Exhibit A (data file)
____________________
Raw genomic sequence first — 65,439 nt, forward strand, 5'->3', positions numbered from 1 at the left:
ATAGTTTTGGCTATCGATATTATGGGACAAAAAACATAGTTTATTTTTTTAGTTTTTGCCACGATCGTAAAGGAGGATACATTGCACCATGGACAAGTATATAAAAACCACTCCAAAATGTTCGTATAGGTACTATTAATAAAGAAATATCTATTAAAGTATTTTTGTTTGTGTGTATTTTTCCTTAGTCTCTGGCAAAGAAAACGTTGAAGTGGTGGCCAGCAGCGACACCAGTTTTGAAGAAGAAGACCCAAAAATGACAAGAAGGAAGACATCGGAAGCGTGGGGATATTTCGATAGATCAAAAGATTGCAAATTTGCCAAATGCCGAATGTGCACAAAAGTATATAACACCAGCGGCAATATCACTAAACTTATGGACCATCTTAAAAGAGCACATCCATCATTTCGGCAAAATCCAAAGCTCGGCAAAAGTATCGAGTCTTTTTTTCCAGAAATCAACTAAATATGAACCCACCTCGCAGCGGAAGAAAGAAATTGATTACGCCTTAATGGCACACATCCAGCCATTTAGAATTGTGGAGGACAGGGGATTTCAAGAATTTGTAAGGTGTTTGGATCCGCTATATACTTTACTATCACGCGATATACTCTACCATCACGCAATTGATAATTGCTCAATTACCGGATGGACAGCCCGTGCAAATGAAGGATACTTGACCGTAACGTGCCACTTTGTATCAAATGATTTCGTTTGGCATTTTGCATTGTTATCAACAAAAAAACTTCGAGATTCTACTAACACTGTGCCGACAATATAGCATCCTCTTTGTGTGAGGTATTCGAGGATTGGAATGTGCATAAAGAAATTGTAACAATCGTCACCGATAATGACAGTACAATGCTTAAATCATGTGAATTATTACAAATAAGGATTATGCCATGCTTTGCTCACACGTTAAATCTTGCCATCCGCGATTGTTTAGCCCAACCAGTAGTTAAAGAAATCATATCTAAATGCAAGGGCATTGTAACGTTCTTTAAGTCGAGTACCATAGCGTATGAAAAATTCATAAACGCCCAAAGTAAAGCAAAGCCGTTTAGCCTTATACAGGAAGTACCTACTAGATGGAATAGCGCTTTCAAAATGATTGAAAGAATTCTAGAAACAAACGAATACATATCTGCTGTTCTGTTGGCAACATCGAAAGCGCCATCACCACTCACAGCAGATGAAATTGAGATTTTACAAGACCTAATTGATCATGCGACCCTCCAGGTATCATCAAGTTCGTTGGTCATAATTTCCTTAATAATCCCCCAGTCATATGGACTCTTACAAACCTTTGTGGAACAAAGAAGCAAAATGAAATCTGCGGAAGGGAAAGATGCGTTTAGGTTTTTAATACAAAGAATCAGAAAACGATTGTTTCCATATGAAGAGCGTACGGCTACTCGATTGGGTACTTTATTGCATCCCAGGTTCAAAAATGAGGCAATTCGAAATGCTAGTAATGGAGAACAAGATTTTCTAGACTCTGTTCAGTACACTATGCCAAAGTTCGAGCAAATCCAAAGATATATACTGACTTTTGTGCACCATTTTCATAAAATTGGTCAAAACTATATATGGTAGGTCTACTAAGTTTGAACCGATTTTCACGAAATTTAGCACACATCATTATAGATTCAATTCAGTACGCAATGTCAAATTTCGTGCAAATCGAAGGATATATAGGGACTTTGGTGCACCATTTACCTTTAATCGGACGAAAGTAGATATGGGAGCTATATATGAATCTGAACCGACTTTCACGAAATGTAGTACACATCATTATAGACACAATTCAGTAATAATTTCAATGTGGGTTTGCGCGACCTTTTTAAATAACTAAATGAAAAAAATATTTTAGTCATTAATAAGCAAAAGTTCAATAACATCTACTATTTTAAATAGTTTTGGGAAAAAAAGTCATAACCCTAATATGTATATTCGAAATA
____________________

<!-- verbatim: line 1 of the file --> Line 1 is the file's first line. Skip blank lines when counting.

Raw genomic sequence first — 65,439 nt, forward strand, 5'->3', positions numbered from 1 at the left: